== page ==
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1996 Atlanta Summer Olympics

1996 Summer Olympics - The Results (Baseball)

Baseball at the 1996 Atlanta Summer Games

 

Host City: Atlanta, United States
Date Started: July 20, 1996
Date Finished: August 2, 1996
Events: 1

Participants: 160 (160 men and 0 women) from 8 countries
Youngest Participant: KOR Kim Seon-U (18 years, 320 days)
Oldest Participant: NED Marcel Joost (35 years, 221 days)
Most Medals (Athlete): 60 athletes with 1 medal
Most Medals (Country): 3 countries with 1 medal

VENUE

Atlanta-Fulton County Stadium, the site of four of the last five World Series, was the host venue for the Centennial Olympic Games baseball competition. The 30-year home of the city's major league baseball team—the 1995 World Champion Atlanta Braves—the 54,000seat facility holds a regulation baseball field with an outfield fence measuring 330 ft (100.6 m) to left and right fields, 385 ft (117.3 m) to the power alleys, and 402 ft (122.5 m) to center field. The stadium was located 2.7 mi (4.3 km) from the Atlanta Olympic Village.

Overview

After debuting as a full medal sport in 1992, this was the second Olympic baseball tournament. It was held at the Atlanta-Fulton County Stadium in Atlanta, which was the home of the major league Atlanta Braves, although they would move into the Olympic Stadium (to be renamed Turner Field) in 1997. The stadium was built in 1966 and was also the home of the NFL'€™s Atlanta Falcons from 1966-91. It was most famous in baseball as the site of Hank Aaron'€™s 715th home run in April 1974, when he broke Babe Ruth'€™s major league record for most career home runs. After the Braves moved to Turner Field, the stadium was imploded and demolished in August 1997, although a plaque still exists marking the landing point of Aaron'€™s record-breaking home run.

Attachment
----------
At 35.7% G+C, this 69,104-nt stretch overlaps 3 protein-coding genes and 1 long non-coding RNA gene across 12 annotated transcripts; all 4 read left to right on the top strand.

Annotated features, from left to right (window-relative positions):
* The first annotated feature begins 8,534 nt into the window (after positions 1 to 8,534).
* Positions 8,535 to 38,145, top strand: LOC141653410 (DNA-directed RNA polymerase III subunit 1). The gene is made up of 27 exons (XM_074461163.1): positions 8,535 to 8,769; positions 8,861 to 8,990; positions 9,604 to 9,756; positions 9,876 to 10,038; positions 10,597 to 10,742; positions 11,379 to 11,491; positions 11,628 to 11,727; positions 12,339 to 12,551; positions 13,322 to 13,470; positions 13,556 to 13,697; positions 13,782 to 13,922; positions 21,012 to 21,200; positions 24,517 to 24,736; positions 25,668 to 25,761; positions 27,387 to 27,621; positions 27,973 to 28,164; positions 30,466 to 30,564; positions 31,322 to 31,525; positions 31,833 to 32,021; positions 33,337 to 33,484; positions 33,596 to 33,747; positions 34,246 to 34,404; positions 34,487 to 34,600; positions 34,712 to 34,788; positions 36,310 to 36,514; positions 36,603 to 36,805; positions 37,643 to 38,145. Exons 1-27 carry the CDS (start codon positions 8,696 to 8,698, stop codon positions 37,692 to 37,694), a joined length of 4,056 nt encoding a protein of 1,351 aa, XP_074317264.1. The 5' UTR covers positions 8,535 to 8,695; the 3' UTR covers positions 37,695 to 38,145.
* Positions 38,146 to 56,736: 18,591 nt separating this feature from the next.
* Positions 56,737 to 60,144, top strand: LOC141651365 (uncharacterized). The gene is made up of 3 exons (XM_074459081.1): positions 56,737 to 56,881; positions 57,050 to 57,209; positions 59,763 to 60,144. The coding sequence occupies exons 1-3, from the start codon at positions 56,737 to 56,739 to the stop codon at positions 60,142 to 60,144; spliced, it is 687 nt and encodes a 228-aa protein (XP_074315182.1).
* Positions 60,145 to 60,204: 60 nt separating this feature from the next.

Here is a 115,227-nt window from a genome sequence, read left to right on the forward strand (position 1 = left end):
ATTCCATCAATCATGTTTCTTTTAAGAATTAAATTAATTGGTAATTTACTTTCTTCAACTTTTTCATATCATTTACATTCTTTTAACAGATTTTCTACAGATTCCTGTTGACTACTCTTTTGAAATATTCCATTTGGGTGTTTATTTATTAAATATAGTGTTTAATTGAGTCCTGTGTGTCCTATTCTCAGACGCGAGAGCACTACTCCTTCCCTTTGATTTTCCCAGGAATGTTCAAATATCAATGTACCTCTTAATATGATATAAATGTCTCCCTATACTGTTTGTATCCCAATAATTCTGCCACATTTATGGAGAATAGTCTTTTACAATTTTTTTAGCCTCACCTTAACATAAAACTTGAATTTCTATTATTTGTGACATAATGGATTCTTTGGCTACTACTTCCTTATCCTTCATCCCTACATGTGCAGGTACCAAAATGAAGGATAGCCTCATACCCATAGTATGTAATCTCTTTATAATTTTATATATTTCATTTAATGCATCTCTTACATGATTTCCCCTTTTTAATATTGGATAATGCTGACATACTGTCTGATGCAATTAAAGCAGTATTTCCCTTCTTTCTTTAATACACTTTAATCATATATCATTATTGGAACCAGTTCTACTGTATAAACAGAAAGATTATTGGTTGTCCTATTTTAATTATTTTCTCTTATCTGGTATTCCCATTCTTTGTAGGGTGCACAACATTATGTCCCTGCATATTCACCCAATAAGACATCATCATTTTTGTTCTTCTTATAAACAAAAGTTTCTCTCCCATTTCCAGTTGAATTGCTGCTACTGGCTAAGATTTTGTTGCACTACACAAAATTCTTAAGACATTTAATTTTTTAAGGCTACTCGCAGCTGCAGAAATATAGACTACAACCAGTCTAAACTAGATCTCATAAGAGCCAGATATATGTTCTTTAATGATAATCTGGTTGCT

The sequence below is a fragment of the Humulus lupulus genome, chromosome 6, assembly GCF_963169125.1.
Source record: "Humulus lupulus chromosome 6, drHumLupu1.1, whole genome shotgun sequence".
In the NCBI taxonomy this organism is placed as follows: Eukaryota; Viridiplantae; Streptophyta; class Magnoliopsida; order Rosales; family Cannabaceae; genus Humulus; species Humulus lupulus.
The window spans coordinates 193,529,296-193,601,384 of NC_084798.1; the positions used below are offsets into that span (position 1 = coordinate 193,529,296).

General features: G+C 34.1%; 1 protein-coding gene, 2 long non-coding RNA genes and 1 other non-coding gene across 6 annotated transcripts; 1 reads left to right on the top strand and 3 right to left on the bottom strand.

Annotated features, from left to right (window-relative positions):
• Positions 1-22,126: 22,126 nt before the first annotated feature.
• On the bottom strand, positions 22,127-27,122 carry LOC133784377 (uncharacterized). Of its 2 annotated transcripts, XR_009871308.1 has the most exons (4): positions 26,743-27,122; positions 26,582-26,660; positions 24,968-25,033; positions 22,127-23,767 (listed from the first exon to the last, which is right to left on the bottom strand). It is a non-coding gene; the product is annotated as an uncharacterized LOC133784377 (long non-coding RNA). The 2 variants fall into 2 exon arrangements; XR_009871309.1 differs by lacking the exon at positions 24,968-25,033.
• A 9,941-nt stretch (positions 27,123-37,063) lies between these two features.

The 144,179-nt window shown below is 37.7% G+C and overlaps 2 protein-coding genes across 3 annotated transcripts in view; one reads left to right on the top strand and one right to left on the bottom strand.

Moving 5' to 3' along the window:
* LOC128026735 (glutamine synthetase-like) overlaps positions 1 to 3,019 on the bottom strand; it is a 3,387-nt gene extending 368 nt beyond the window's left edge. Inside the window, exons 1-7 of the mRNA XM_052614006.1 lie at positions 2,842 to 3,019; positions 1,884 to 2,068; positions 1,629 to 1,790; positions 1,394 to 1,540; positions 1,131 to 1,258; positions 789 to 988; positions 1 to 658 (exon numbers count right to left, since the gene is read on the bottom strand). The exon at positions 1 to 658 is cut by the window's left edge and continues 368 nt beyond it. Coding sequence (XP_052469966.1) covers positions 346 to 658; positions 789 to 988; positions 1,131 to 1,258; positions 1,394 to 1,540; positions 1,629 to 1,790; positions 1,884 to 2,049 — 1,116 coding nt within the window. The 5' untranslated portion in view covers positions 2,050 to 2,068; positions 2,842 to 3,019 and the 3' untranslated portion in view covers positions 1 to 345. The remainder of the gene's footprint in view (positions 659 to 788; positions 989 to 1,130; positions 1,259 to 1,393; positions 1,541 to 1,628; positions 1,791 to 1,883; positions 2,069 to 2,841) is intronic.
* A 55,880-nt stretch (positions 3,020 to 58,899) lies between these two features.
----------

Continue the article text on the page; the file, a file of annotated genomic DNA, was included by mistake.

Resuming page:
The tournament consisted of eight teams who participated in a round-robin tournament, which advanced the top four teams to the semi-finals, where a single-elimination semi-final, final, and a bronze medal game determined the top four places. The eight teams were chosen as follows '€“ the United States as the host nation; two teams from the 1995 Pan American Games (Cuba, Nicaragua); two teams from the 1995 European Championships (The Netherlands, Italy); two teams from the 1995 Asian Championships (Japan, Korea [South]); and Australia, the 1995 Oceanian Champion, qualified by defeating South Africa, the 1995 African Champion, in a play-off.

As they had in 1992, Cuba, the dominant nation in international baseball, won the gold medal without losing a game, extending their Olympic winning streak to 18 games. Cuba defeated Japan in the final, with the United States defeating Nicaragua for the bronze medal.

Baseball had its second appearance as an official medal sport at the 1996 Summer Olympics in Atlanta, United States, with games played at Atlanta–Fulton County Stadium. Eight nations competed, with the preliminary phase consisting of each team playing every other team. Playoffs were then held, with the four highest ranked teams advancing. For the semifinals, the 1st place team played the 4th place team and the 2nd place team played against the 3rd place team. The winners of those semifinals competed against each other for the gold medal, with the loser getting the silver medal. The teams defeated in the semifinal played a match for the bronze medal.

Baseball was an event open only to amateurs for the second and last time.